"Blessed is the nation whose God is the LORD." – Psalm 33:12
In 1893, a professor, poet, and writer named Katharine Lee Bates traveled to Colorado Springs (where my family and I reside), and while Katharine was standing at the top of Pikes Peak, the words to a remarkable poem began to form in her mind. This poem we have all come to know and love is titled "America, the Beautiful," as majestic as that famed mountain which I am delighted to see every day out my home office windows.
I remember as a little girl in elementary school in Lancaster, Pennsylvania singing this amazing song with my classmates each morning, followed by standing for the "Pledge of Allegiance" and saying The Lord's Prayer, too. All the memorable moments of the start of our school day. . . .
How very different things were then. Some of you may remember bowing your head in this reverent prayer even before the teacher took attendance and collected milk money.
This month, when we commemorate Independence Day, what if we also thank our heavenly Father for the privilege of living in a land where a poet like Katharine Lee Bates could be so inspired as to write the following lyrics to that lovely song, (verse 3):
"O beautiful for heroes proved, in liberating strife,
Who more than self their country loved, and mercy more than life.
America! America! May God thy gold refine,
Till all success be nobleness, and every gain divine."
Take a moment with me to ponder that and all the verses. It touches my heart deeply and takes me back to my childhood classroom. I am so grateful to have had the freedom to blend my voice with my teacher and classmates and sing such a soul-stirring song! One that is embedded in my mind for life.
"America, America, God shed His grace on thee. . . ."
Blessings abundant, and Happy Fourth!
"For you know that the testing of your faith produces steadfastness." – James 1:3
My father often spoke of the importance of starting strong. . . and of finishing well.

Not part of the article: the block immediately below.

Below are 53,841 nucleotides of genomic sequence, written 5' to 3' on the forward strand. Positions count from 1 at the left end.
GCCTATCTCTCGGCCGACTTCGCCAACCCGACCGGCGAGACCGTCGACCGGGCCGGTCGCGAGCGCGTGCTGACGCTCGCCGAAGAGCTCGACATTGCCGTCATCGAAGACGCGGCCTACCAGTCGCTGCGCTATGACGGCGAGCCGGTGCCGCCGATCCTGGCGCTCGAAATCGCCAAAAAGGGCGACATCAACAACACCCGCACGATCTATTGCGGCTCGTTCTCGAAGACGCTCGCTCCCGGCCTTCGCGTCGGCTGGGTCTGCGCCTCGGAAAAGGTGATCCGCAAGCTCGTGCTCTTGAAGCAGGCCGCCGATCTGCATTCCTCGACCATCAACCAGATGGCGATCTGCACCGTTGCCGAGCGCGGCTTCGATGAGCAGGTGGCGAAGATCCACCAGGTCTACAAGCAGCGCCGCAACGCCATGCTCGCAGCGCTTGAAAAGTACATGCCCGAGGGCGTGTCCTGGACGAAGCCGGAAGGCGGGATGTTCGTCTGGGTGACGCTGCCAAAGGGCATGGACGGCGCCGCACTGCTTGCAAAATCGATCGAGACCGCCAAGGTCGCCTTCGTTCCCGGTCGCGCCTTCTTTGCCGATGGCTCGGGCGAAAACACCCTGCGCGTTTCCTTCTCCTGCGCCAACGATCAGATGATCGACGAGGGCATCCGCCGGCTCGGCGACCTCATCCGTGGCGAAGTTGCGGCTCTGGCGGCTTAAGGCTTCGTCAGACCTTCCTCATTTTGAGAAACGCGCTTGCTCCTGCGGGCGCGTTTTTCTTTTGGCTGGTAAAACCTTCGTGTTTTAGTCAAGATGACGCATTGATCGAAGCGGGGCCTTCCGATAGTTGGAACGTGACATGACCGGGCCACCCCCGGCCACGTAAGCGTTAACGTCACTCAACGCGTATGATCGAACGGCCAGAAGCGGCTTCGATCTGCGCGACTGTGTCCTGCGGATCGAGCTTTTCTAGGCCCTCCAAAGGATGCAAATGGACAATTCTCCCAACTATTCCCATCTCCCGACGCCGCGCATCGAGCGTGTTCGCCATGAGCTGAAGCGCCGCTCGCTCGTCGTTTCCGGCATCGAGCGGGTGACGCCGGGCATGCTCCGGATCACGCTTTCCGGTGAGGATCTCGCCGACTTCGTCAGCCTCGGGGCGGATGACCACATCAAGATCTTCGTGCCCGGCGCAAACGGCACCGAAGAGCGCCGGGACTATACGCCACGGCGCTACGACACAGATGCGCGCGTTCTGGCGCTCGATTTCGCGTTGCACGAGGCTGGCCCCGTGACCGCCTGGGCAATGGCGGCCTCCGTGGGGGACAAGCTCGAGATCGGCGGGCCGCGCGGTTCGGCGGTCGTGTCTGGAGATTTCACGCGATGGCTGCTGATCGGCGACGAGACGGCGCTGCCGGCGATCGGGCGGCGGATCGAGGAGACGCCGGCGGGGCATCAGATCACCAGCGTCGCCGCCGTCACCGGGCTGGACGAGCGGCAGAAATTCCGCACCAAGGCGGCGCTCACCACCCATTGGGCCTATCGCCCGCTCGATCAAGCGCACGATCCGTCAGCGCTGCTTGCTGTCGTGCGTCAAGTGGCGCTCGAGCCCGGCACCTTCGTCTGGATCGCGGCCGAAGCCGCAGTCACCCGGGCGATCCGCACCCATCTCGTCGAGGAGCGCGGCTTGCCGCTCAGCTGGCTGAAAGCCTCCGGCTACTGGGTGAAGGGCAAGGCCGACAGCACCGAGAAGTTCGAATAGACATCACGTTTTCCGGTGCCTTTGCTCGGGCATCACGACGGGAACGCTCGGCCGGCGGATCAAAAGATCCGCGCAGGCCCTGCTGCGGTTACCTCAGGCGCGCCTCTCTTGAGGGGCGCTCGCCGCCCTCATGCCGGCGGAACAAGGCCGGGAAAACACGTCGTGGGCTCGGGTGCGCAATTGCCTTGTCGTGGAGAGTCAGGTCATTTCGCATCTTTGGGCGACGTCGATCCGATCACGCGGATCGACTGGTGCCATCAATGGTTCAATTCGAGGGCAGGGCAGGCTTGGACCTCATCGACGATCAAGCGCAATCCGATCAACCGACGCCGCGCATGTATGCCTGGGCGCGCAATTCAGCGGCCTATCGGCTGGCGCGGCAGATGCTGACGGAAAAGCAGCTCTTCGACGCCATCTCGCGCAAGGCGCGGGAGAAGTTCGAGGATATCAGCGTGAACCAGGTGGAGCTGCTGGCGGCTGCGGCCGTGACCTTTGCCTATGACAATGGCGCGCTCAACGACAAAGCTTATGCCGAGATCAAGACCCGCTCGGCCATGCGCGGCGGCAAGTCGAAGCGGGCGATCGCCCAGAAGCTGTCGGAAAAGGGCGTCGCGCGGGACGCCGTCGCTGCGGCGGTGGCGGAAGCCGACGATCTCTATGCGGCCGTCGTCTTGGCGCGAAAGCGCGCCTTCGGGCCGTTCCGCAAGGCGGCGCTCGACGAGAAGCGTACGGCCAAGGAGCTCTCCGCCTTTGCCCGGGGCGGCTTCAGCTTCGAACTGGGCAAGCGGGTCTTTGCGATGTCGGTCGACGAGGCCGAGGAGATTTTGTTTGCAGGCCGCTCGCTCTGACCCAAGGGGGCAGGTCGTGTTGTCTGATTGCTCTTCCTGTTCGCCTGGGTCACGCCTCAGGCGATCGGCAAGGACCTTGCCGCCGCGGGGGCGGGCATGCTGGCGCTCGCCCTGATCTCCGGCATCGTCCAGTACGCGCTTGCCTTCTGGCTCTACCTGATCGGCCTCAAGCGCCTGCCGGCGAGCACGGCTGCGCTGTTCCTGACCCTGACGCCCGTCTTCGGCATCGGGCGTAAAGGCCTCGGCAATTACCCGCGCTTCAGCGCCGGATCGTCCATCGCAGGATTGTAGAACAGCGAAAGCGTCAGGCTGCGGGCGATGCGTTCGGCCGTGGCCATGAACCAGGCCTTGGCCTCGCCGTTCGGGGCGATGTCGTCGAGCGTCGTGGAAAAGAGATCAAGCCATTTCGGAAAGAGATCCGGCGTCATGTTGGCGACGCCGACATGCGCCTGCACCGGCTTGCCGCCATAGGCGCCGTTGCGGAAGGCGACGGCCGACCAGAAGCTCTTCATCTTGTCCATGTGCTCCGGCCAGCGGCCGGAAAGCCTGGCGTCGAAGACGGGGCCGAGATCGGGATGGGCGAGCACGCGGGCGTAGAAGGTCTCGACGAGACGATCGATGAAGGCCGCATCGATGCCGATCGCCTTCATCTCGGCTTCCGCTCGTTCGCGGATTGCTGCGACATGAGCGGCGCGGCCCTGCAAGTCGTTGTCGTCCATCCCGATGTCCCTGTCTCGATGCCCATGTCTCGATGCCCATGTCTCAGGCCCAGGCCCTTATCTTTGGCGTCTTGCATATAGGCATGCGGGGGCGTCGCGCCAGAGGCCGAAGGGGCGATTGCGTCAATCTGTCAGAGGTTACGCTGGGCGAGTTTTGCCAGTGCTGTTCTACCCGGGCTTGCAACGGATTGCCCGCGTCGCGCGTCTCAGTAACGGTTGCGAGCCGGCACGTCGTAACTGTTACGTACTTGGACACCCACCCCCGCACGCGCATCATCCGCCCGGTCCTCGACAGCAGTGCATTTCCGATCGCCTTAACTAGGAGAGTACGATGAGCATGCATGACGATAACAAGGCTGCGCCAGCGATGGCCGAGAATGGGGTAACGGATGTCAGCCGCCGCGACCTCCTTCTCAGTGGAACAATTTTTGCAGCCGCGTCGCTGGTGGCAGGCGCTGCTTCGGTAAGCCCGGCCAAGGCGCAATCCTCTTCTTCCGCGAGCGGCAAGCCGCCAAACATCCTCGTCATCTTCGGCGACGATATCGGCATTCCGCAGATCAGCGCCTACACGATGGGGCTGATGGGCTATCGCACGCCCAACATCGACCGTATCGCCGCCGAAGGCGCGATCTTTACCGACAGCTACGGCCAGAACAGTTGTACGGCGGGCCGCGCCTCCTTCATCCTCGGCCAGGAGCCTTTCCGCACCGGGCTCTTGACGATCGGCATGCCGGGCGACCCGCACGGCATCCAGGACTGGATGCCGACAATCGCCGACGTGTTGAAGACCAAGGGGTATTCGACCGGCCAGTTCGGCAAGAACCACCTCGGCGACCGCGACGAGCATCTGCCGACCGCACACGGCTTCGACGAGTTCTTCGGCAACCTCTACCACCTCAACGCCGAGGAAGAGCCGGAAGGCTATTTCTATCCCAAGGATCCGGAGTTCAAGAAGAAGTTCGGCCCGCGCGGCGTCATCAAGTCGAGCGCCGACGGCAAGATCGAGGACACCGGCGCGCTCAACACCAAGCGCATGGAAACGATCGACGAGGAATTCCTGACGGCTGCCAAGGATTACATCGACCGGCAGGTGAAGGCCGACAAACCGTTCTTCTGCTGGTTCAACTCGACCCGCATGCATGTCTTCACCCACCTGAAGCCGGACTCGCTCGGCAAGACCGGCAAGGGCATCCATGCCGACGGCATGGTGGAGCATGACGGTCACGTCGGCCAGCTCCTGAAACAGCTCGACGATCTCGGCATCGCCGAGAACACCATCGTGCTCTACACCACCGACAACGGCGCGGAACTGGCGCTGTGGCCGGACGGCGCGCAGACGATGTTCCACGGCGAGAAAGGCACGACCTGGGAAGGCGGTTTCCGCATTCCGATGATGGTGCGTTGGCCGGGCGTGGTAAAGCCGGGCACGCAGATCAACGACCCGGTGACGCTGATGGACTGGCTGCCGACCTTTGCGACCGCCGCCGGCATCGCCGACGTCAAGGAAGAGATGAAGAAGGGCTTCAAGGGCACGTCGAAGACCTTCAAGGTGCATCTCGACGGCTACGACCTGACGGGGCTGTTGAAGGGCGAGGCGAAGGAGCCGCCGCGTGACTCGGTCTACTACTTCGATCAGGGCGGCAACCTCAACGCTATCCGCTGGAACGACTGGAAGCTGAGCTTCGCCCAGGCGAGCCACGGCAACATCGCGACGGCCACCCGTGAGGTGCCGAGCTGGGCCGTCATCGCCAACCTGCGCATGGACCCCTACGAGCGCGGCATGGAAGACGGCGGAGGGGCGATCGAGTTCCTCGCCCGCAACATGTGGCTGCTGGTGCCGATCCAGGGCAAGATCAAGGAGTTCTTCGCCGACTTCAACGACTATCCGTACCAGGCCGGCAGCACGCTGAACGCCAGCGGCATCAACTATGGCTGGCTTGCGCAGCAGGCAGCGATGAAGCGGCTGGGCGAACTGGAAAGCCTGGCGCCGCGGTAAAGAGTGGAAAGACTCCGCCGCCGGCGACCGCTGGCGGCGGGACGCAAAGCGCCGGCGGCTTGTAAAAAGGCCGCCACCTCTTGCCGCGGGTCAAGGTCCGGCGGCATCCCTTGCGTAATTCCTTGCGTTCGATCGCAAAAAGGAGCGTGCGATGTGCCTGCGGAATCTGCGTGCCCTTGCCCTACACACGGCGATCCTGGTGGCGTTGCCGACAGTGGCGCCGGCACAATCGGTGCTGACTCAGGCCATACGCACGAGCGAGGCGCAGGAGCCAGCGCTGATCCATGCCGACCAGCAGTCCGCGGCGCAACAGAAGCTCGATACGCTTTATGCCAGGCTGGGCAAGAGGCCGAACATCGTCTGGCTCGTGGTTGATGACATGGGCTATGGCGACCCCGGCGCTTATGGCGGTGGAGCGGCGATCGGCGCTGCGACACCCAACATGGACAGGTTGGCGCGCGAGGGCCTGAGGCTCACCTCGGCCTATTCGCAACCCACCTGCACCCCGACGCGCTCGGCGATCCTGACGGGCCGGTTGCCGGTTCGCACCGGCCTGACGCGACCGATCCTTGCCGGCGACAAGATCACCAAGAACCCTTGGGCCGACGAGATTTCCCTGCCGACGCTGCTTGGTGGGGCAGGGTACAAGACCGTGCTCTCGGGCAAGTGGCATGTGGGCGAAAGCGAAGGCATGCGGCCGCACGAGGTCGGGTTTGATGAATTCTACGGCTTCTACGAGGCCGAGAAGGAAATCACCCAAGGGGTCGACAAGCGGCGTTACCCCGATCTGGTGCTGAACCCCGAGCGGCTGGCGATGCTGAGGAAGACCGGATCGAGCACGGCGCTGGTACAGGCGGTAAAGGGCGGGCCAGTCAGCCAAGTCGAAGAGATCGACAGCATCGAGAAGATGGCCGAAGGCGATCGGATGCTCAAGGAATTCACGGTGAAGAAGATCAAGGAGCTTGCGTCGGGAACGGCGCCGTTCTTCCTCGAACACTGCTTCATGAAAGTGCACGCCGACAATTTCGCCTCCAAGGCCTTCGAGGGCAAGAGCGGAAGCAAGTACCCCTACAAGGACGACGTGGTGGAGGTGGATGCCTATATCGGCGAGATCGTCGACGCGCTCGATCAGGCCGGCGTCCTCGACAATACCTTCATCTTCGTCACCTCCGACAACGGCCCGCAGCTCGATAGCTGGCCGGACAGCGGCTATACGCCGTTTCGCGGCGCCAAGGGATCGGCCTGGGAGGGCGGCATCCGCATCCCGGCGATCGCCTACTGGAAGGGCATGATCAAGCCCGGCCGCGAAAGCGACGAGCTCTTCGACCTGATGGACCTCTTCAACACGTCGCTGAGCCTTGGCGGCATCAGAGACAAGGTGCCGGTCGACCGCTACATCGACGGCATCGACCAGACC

Recently, I had the opportunity to remember those words while on vacation near Slade, Kentucky with Dave and our twins, Janie and Jonathan. We had embarked on a hike to the top of a so-called moderate trail leading to a massive natural sandstone arch poised like the ancient landmark it was, towering over the mountainous terrain below.
Complete with numerous steep steps—woody, rocky and root-laden (Janie dubbed the latter “ground veins”)—we slowly made our way, step over precarious step, toward the top. We stopped for frequent sips from bottled water and enjoyed snacks that Dave carried in his backpack, catching our breath, thankful this hike wasn’t happening in Colorado, a mile higher in altitude. Despite that, the climb was arduous in places, and I wondered aloud if our twins would ever want to take on my bucket list in the future.
But we kept going, though it crossed our minds how much easier it would be to simply turn around and head back down.
Then, at last, rounding an enormous boulder-strewn area, we caught the first breathtaking glimpse. There, the Natural Bridge loomed high over us. . . our reward for perseverance!
I wished in that moment that my dad could have seen the four of us inching upward to our final goal, perspiring and weary of the climb. And I tried to imagine, too, that glorious Day when our heavenly Father will welcome each of us across the finish line, life’s journey over. Home at last, following His lead all the way.
As we pause this month to honor our fathers, I'm thankful for a dad who wholly trusted God, and though the path toward the end was rocky at times, strewn with disappointment, sadness and pain, my father finished strong in faith on January 9, 2014.
Blessings abundant, dear reader-friends.
And happy Father's Day to all the dads!
"With all your heart, you must trust the LORD and not your own judgment. Always let Him lead you, and He will clear the road for you to follow." – Proverbs 3: 5-6